If that's Check21, then I can't wait for Check22 and I hope that I shall live to see it!
I didn't mean to imply health from BMI, but rather the general mass to height ratio
Of course I meant "health" in the context of obesity. What I'm saying is that it's not accurate determine whether someone is overweight even a little bit. See here for some citations: http://en.wikipedia.org/wiki/B..., one in particular stands out: "Mathematician Keith Devlin and the restaurant industry association Center for Consumer Freedom argue that the error in the BMI is significant and so pervasive that it is not generally useful in evaluation of health."
You're saying this study does not understand the mechanics and science of nutrition. I'm taking that to mean that the study was actually designed badly or unscientifically. I think it's hard to draw such a conclusion from just the fact that some information you're curious about is not mentioned in the abstract. You'd need to read the entire study. However, I do know that there is more science supporting this study. I'll just leave this here: https://www.youtube.com/watch?...
Even that is workaroundable to some extent in Linux: http://en.wikipedia.org/wiki/K...
Well, you have to look at my point in the context of the parent post, but I digress.
What exactly is nutritious, and what isn't? It's way more complex than you think. For example, in the case of sugar, which actually is an essential source of energy for the body, it can be quite unhealthy when consumed in the wrong way. Fructose, in particular, just gets stored in the liver if there is no fiber around to help properly digest it. When it accumulates in the liver, it starts causing all sorts of health problems, including metabolic disorders. Here's a recommendation: https://www.youtube.com/watch?...
I stopped reading there. The usage of BMI as a benchmark for an individual's health is the worst thing that ever happened to obese and underweight people. It has received lots of criticism, and rightfully so.
My mother-in-law actually had expensive stomach surgery (they assured her it was reversible, too) for being obese and has now lost a lot of weight. I actually tried to talk her out of that surgery, insisting she changed her diet instead. In particular, I insisted she cut down on sugar, unless the sugar came with lots of fiber. Eventually, she lost a lot of weight, but not after receiving very practical help and information on actually improving her diet! Numerous people in the same batch as her actually never lost weight at all. And excuse me for thinking that obesity is a huge international health problem. As such, I think such studies (even if slightly "quick and dirty") are badly needed. You can't solve the problem overnight, anyway.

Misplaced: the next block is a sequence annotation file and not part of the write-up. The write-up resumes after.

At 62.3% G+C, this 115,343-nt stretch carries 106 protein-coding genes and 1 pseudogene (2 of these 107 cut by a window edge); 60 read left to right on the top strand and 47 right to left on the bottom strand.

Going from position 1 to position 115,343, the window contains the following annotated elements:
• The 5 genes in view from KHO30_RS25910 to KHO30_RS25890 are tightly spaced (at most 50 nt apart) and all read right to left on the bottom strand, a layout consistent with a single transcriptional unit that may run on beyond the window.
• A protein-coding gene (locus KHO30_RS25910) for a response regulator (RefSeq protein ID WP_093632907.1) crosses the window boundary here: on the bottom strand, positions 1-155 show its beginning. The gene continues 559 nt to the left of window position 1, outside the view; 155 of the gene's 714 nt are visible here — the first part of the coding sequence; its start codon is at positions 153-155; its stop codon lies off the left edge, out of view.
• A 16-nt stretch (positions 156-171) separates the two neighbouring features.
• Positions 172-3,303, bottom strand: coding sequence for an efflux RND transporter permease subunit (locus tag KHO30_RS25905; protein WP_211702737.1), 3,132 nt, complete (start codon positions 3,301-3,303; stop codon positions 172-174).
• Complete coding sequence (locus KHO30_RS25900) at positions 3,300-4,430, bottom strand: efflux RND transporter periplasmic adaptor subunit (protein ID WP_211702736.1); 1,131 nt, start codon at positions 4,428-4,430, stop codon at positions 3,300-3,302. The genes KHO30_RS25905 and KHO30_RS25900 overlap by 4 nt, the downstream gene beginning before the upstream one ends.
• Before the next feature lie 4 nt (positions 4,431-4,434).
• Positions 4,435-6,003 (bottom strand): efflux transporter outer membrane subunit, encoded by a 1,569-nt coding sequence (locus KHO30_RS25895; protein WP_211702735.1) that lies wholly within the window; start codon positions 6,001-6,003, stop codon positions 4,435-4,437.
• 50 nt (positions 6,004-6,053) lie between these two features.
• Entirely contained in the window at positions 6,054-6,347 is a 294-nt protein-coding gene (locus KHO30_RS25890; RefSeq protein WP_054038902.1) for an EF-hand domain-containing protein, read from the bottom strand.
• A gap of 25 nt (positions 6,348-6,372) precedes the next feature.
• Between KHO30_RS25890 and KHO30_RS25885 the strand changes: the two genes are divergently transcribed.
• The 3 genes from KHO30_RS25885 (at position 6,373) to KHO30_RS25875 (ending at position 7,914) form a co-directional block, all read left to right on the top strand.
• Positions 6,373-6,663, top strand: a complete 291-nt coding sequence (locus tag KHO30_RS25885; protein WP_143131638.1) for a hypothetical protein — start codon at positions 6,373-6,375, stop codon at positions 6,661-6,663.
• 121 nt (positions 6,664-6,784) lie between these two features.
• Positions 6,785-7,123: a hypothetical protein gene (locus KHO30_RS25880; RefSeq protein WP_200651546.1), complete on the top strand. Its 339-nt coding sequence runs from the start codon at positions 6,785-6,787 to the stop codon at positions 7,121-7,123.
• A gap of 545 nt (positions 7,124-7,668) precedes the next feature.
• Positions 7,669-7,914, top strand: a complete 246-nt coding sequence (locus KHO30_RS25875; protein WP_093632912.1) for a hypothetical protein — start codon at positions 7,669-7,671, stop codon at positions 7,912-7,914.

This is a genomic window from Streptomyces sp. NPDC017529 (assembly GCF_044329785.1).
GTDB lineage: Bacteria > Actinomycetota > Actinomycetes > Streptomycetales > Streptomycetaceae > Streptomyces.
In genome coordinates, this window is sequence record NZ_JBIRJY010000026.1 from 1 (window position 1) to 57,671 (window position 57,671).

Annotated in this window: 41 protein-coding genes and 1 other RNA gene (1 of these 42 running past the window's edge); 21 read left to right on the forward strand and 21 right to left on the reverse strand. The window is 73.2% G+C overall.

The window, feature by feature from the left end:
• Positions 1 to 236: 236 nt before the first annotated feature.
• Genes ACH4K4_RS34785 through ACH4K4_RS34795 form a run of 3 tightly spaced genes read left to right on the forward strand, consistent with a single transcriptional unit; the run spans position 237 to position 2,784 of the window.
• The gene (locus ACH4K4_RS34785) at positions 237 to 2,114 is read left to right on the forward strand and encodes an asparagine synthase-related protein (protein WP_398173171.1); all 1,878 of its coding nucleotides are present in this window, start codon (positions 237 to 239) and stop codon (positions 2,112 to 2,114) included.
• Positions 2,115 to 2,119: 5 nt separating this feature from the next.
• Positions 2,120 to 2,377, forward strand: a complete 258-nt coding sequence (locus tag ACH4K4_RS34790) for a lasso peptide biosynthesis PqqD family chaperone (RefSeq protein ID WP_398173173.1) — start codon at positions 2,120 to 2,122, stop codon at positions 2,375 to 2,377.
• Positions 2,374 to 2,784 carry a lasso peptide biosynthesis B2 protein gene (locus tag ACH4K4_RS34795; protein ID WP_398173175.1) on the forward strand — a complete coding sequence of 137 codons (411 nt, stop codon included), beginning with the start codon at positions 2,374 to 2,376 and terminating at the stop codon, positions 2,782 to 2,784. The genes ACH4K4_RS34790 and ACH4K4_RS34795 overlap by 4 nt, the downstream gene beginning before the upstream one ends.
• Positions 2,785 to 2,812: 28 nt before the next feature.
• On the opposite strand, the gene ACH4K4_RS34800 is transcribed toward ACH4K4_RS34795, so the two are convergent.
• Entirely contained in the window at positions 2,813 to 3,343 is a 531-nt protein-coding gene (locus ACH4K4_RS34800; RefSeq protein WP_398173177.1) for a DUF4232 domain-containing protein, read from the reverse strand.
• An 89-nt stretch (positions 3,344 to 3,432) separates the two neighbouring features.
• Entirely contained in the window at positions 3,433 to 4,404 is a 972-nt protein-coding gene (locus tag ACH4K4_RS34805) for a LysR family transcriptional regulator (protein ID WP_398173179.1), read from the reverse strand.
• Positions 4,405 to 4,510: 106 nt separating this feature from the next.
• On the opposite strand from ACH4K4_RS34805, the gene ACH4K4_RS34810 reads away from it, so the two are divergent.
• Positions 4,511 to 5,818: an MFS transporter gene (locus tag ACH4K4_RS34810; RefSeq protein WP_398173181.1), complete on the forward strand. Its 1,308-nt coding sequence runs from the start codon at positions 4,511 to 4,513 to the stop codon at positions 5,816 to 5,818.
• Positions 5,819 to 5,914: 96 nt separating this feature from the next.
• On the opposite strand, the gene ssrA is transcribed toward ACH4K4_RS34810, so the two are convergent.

The whole point of studies such as this is to find out exactly what is the crap that you need to avoid, really. That part certainly isn't common knowledge.
I actually know some Neanderthal descendants personally.
I, for one, welcome our equivalently valued rat overlords.
Wow, so we have quotas for Apple employees.
How about if we have quotas for awesome products?
Nah, they already tried that. It proved unsustainable.
Sure, reversible connectors are nice and all, but it's being overrated IMO. I really honestly never understood why people have a problem trying to blindly insert the connector. What I've always done is feel the sides of the connector to find out where the little barbs are. All devices I have owned so far require the barbs to face down when inserting the micro C connector.
I did basically the same thing in the good ol' mini B days, except I would feel the short sides to find out its orientation.
I didn't RTFA, but judging from the title, wasn't this about SSDs and not about GPUs? Or do SSDs also have active cooling and large drivers now?
They go out of their way to try to warn civilians through various, creative means.
Which grants the people of Gaza little consolation for their civilian casualties, who for various reasons, are either unable to leave/a> or are deliberately targeted despite trying to flee. Not to mention that the survivors will have lost all of their belongings. Those warnings are essentially of zero use to the Palestinians, they are only useful for the apologists of Israel's PR machine.
There is actually plenty of evidence of deliberate targeting of civilians by the IDF. Take a look at this video for example, which shows a civilian being deliberately taken out by a sniper: https://www.youtube.com/watch?...
Especially in corporate environments it's rather common to buy devices in bulk. They are often maintained by IT staff, ensuring the software stack installed on it is identical as well. Not to mention the external IP addresses.
I can see the privacy implications this has, but how in the world would such a method successfully discern between 2 identical devices?